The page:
First, though Wee even notes that “adequate treatment of the issue of canonization is beyond the scope of this volume” (37), his brief consideration does oversimplify the notion of “conferral of canonical status.” Indeed, canon is highly problematic within religious and biblical studies. As such, scholars have spent countless hours and pens processing, articulating, and defining the term canon, not to mention the work of literary theory scholars. As such, that Wee simplifies things to “a strict distinction between the formation of a text ‘series’ and the conferral of canonical status” strikes me a problematic. Although minor, he seems more to claim that he wants to understand Sa-gig and serialized variants as part of a series, not as the unstable category of canon. Unfortunately, his discussion reads as if the term canon is consistent and stable, when in fact it is unstable and highly problematic. Thus, folks interested in drawing from his work to think about notions of textual compendia in the ancient world will need to wrestle with his discussion and reconsider his comments on canon. Nonetheless, thinking about the Sa-gig and its commentaries is, I think, imperative for exploring notions of so-called canon in the ancient world more broadly.

Second, though I do not intend to critique so much as to draw attention to an interesting observation, when Wee discusses textual authority of sources, he articulates the different between lexical text citations and what he calls “narratival intertextuality.” Whereas commentators drew from lexical texts and entries as “blocks of text,” they often ignored the broader context—seemingly an interpretive choice—when drawing from narrative textual sources of authority (160–162). How scribes distinguished between lexical texts and narrative texts, as well as how they interacted with them in discrete ways, is imperative to thinking more broadly about the role of narrative and stories in the ancient world. In particular, I think to the popularity of innerbiblical exegesis and intertextuality in biblical studies. Indeed, we can identify when Text A incorporates Text B, but a more systematic analysis of how texts use other texts (i.e., the extent to which they disregard context) with regard to genre would be a fruitful way to thinking about ancient Judean interpretive and literary practices.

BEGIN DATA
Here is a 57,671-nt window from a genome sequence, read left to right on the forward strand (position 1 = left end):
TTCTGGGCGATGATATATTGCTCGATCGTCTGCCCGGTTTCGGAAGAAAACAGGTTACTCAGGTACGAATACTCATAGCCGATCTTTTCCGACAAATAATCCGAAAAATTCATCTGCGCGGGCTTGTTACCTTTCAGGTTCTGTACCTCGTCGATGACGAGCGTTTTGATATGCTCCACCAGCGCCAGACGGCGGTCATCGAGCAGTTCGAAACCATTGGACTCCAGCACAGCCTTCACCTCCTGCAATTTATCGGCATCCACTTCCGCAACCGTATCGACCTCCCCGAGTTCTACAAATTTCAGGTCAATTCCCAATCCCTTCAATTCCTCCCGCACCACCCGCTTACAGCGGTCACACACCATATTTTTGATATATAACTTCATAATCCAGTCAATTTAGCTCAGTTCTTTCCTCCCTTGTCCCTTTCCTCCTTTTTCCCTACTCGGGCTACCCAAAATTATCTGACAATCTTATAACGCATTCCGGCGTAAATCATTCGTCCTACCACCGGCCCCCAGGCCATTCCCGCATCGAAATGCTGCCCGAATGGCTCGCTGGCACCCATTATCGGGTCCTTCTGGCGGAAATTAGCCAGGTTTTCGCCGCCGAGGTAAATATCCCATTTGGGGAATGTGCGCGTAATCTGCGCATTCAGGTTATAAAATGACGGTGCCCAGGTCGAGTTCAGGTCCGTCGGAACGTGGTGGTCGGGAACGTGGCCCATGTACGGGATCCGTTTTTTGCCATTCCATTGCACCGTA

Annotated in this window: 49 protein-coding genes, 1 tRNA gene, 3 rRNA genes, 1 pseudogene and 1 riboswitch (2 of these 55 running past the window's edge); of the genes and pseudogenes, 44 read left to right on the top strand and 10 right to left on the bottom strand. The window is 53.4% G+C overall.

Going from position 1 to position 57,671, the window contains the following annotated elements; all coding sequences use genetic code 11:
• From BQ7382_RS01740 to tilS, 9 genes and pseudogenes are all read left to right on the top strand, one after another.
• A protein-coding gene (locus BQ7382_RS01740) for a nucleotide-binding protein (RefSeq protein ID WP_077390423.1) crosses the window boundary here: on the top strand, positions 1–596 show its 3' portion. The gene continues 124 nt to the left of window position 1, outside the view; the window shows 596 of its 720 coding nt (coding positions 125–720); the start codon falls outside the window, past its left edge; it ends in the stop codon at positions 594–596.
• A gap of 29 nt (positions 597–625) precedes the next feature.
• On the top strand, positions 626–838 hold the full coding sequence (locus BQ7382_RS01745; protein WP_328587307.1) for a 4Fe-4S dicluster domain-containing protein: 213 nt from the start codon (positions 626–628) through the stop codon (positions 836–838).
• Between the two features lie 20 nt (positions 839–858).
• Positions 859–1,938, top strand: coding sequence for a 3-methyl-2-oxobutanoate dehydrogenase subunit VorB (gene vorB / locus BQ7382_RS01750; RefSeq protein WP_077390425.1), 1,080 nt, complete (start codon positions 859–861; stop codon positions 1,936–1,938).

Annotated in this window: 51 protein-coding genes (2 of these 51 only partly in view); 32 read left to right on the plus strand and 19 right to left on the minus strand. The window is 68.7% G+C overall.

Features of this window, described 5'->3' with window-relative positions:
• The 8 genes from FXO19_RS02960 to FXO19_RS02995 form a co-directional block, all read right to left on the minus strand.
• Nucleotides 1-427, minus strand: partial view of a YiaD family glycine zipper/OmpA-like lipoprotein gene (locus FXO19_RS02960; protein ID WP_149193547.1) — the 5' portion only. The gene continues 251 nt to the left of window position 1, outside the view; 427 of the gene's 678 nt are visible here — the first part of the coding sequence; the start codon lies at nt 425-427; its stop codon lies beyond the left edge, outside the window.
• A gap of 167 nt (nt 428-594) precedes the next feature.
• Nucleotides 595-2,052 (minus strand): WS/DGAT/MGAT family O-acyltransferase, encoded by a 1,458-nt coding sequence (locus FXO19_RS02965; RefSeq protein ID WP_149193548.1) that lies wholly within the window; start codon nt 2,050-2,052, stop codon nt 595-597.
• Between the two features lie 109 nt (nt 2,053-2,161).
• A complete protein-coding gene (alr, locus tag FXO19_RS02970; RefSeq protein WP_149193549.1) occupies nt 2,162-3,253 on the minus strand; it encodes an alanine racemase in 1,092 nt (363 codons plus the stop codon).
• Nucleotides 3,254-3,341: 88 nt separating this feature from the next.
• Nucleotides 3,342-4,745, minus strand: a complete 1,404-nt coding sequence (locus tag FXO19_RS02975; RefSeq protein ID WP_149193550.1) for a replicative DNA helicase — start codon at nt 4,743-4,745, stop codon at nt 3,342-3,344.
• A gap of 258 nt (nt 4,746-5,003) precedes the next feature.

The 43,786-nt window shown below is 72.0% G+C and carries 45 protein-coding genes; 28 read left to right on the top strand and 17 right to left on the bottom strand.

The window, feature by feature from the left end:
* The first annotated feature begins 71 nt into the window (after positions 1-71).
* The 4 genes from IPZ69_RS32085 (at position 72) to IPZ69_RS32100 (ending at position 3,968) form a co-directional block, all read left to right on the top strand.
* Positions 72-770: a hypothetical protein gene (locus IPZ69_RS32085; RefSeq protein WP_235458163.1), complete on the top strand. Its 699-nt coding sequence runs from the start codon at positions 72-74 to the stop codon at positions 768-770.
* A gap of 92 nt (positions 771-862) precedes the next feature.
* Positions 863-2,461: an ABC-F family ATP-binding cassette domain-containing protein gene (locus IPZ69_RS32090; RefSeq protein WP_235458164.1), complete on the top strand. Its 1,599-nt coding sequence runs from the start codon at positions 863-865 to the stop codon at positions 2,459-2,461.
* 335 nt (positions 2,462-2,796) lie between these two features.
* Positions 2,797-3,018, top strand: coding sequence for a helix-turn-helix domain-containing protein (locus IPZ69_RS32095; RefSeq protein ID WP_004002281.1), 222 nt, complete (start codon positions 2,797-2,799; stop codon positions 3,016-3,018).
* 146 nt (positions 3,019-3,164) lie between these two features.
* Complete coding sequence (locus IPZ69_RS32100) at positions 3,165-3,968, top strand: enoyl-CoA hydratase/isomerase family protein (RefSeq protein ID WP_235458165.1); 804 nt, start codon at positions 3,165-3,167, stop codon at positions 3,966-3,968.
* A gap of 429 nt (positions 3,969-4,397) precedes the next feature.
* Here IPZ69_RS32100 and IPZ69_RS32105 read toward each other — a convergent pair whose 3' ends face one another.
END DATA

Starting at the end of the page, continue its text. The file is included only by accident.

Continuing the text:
In short, John Wee’s Knowledge and Rhetorical in Medical Commentary in an erudite and refreshing analysis of Sa-gig and its commentaries. Although a highly specialized subject, some of his broader observations about serialization, canonization, textual sources of authority, and embedded variants may be helpful for folks in religious studies thinking about so-called canon, interpretive practices and textual sources of authority, and the boundaries in the ancient world of what we often designate science and literature.

Review: “The Emergence of Subjectivity in the Ancient and Medieval World: An Interpretation of Western History” by Jon Stewart

Jon Stewart. 2020. The Emergence of Subjectivity in the Ancient and Medieval World: An Interpretation of Western History. Oxford: Oxford University Press.

In The Emergence of Subjectivity in the Ancient and Medieval World: An Interpretation of Western Civilization, Jon Stewart draws from philosophical anthropology (“the study of what it is to be human” [10]) and the philosophy of history (“a field that attempts to find patterns or regularities in history” [10]) “to trace the various self-conceptions of different cultures as they developed historically” (11). In particular, following Charles Taylor, he focuses on inwardness, subjectivity, and individual freedom. But whereas Taylor discusses the modern world, Stewart explores inwardness and subjectivity in the ancient world, or rather its development. He defines inwardness and subjectivity broadly, involving moral sensibilities, feeling about right and wrong, one’s role in the universe, relationships to nature and gods, conceptions of the soul and afterlife, and human freedom and culpability. Exploring such ideas, Stewart suggests, help us “better understand our own modern views about what it is to be human” (18).